Great buildings that move the spirit have always been rare. In every case they are unique, poetic, products of the heart.” –Arthur Erickson

 

“We shape our buildings; thereafter they shape us.” ― Winston Churchill

“The physician can bury his mistakes, but the architect can only advise his client to plant vines – so they should go as far as possible from home to build their first buildings.” ― Frank Lloyd Wright

 

1 Kings 5:1-5; 8:1-13 (NRSV)                                                                                                                                                                         Now King Hiram of Tyre sent his servants to Solomon, when he heard that they had anointed him king in place of his father; for Hiram had always been a friend to David.  Solomon sent word to Hiram, saying, “You know that my father David could not build a house for the name of the Lord his God because of the warfare with which his enemies surrounded him, until the Lord put them under the soles of his feet.  But now the Lord my God has given me rest on every side; there is neither adversary nor misfortune.  So I intend to build a house for the name of the Lord my God, as the Lord said to my father David, ‘Your son, whom I will set on your throne in your place, shall build the house for my name.’

Then Solomon assembled the elders of Israel and all the heads of the tribes, the leaders of the ancestral houses of the Israelites, before King Solomon in Jerusalem, to bring up the ark of the covenant of the Lord out of the city of David, which is Zion. All the people of Israel assembled to King Solomon at the festival in the month Ethanim, which is the seventh month.And all the elders of Israel came, and the priests carried the ark. So they brought up the ark of the Lord, the tent of meeting, and all the holy vessels that were in the tent; the priests and the Levites brought them up. King Solomon and all the congregation of Israel, who had assembled before him, were with him before the ark, sacrificing so many sheep and oxen that they could not be counted or numbered. Then the priests brought the ark of the covenant of the Lord to its place, in the inner sanctuary of the house, in the most holy place, underneath the wings of the cherubim. For the cherubim spread out their wings over the place of the ark, so that the cherubim made a covering above the ark and its poles. The poles were so long that the ends of the poles were seen from the holy place in front of the inner sanctuary; but they could not be seen from outside; they are there to this day. There was nothing in the ark except the two tablets of stone that Moses had placed there at Horeb, where the Lord made a covenant with the Israelites, when they came out of the land of Egypt.  And when the priests came out of the holy place, a cloud filled the house of the Lord, so that the priests could not stand to minister because of the cloud; for the glory of the Lord filled the house of the Lord.  Then Solomon said,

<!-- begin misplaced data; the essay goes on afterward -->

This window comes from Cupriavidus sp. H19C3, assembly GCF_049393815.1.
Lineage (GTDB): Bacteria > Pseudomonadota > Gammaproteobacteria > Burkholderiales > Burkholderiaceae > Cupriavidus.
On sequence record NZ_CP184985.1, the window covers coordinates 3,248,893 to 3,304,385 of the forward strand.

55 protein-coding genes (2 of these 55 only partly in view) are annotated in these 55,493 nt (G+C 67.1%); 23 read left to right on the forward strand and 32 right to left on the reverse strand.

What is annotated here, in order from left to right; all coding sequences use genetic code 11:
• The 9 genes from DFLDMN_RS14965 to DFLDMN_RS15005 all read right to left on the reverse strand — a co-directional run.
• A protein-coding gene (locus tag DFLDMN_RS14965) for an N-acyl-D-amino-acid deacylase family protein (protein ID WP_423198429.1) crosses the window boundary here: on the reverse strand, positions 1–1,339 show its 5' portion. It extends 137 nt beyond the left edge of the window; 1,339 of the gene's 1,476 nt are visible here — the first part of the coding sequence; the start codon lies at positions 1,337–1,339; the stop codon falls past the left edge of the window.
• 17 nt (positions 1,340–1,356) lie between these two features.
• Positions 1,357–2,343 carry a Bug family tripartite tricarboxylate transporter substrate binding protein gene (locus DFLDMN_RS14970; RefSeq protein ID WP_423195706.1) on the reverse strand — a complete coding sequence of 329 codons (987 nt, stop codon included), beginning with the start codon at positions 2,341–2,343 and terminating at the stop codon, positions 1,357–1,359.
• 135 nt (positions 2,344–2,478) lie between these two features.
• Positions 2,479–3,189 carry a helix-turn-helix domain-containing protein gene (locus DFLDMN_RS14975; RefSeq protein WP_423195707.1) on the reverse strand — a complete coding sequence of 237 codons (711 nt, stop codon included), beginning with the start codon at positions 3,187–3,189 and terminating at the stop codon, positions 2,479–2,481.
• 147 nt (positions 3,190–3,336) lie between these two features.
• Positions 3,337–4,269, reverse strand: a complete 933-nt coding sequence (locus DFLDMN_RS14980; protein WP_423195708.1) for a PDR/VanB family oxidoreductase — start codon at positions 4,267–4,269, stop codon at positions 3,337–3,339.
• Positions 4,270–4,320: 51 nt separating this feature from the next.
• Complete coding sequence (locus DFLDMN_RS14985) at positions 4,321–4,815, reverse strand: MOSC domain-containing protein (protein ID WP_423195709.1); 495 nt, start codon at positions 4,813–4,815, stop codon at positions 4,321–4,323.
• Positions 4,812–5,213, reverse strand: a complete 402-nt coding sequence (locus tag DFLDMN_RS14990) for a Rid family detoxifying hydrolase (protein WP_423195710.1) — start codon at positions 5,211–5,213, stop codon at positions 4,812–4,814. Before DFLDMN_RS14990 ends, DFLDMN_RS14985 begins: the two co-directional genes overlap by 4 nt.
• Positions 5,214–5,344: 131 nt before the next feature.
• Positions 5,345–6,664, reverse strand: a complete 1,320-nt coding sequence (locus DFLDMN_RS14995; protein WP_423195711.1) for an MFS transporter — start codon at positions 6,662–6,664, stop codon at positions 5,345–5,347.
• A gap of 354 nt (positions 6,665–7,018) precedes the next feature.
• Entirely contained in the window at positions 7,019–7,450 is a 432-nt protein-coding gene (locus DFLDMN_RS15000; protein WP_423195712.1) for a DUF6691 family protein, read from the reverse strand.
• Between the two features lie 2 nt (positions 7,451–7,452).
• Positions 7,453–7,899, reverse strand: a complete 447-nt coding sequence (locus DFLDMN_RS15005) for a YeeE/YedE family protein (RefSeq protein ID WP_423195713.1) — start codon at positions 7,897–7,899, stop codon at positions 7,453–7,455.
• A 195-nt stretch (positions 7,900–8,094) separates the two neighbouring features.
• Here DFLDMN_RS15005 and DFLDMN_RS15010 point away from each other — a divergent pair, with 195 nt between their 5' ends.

“The Lord has said that he would dwell in thick darkness.
 I have built you an exalted house, a place for you to dwell in forever.”

 

Questions for the Week

How do you imagine the Temple?

What are the physical places that you meet God?

If you could build a place for God to dwell, would you? What would it look like?

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About pastorcourt

Courtney McHill is the pastor at Rose City Park United Methodist Church in Northeast Portland where they love compassionately and inclusively!